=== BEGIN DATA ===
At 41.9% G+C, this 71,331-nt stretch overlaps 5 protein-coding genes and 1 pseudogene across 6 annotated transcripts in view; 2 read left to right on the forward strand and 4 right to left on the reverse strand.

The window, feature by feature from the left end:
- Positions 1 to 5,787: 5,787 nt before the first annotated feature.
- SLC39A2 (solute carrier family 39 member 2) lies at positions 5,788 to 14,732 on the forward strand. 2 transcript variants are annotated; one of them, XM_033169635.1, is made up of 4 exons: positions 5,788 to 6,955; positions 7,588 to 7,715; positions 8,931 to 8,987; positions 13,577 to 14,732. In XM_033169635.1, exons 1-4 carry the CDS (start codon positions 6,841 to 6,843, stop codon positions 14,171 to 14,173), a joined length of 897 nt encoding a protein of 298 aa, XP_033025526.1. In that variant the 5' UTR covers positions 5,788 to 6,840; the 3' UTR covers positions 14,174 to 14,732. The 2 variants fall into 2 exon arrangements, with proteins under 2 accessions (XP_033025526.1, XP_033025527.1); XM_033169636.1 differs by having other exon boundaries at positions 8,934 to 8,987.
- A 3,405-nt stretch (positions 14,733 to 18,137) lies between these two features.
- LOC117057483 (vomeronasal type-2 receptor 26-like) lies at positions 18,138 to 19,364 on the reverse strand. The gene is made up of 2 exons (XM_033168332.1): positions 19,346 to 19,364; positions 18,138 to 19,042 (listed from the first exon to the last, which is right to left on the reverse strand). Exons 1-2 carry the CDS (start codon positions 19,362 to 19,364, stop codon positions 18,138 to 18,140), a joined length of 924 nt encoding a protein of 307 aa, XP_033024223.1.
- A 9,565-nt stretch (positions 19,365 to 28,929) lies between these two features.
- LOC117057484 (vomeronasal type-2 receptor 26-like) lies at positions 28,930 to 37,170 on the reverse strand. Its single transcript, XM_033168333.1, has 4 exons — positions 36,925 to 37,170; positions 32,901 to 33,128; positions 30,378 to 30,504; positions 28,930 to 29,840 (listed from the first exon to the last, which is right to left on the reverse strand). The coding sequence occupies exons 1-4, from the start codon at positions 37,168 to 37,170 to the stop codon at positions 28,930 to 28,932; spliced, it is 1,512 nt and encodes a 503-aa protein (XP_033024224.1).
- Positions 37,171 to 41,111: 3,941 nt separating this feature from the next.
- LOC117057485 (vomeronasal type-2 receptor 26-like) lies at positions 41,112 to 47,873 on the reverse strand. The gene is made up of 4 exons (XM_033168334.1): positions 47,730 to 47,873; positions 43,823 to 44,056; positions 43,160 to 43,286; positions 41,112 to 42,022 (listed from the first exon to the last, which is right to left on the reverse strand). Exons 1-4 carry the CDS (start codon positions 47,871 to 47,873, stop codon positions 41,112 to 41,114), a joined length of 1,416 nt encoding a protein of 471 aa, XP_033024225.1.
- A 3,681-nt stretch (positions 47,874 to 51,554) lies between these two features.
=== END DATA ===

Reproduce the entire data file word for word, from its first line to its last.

At 41.9% G+C, this 71,331-nt stretch overlaps 5 protein-coding genes and 1 pseudogene across 6 annotated transcripts in view; 2 read left to right on the forward strand and 4 right to left on the reverse strand.

The window, feature by feature from the left end:
- Positions 1 to 5,787: 5,787 nt before the first annotated feature.
- SLC39A2 (solute carrier family 39 member 2) lies at positions 5,788 to 14,732 on the forward strand. 2 transcript variants are annotated; one of them, XM_033169635.1, is made up of 4 exons: positions 5,788 to 6,955; positions 7,588 to 7,715; positions 8,931 to 8,987; positions 13,577 to 14,732. In XM_033169635.1, exons 1-4 carry the CDS (start codon positions 6,841 to 6,843, stop codon positions 14,171 to 14,173), a joined length of 897 nt encoding a protein of 298 aa, XP_033025526.1. In that variant the 5' UTR covers positions 5,788 to 6,840; the 3' UTR covers positions 14,174 to 14,732. The 2 variants fall into 2 exon arrangements, with proteins under 2 accessions (XP_033025526.1, XP_033025527.1); XM_033169636.1 differs by having other exon boundaries at positions 8,934 to 8,987.
- A 3,405-nt stretch (positions 14,733 to 18,137) lies between these two features.
- LOC117057483 (vomeronasal type-2 receptor 26-like) lies at positions 18,138 to 19,364 on the reverse strand. The gene is made up of 2 exons (XM_033168332.1): positions 19,346 to 19,364; positions 18,138 to 19,042 (listed from the first exon to the last, which is right to left on the reverse strand). Exons 1-2 carry the CDS (start codon positions 19,362 to 19,364, stop codon positions 18,138 to 18,140), a joined length of 924 nt encoding a protein of 307 aa, XP_033024223.1.
- A 9,565-nt stretch (positions 19,365 to 28,929) lies between these two features.
- LOC117057484 (vomeronasal type-2 receptor 26-like) lies at positions 28,930 to 37,170 on the reverse strand. Its single transcript, XM_033168333.1, has 4 exons — positions 36,925 to 37,170; positions 32,901 to 33,128; positions 30,378 to 30,504; positions 28,930 to 29,840 (listed from the first exon to the last, which is right to left on the reverse strand). The coding sequence occupies exons 1-4, from the start codon at positions 37,168 to 37,170 to the stop codon at positions 28,930 to 28,932; spliced, it is 1,512 nt and encodes a 503-aa protein (XP_033024224.1).
- Positions 37,171 to 41,111: 3,941 nt separating this feature from the next.
- LOC117057485 (vomeronasal type-2 receptor 26-like) lies at positions 41,112 to 47,873 on the reverse strand. The gene is made up of 4 exons (XM_033168334.1): positions 47,730 to 47,873; positions 43,823 to 44,056; positions 43,160 to 43,286; positions 41,112 to 42,022 (listed from the first exon to the last, which is right to left on the reverse strand). Exons 1-4 carry the CDS (start codon positions 47,871 to 47,873, stop codon positions 41,112 to 41,114), a joined length of 1,416 nt encoding a protein of 471 aa, XP_033024225.1.
- A 3,681-nt stretch (positions 47,874 to 51,554) lies between these two features.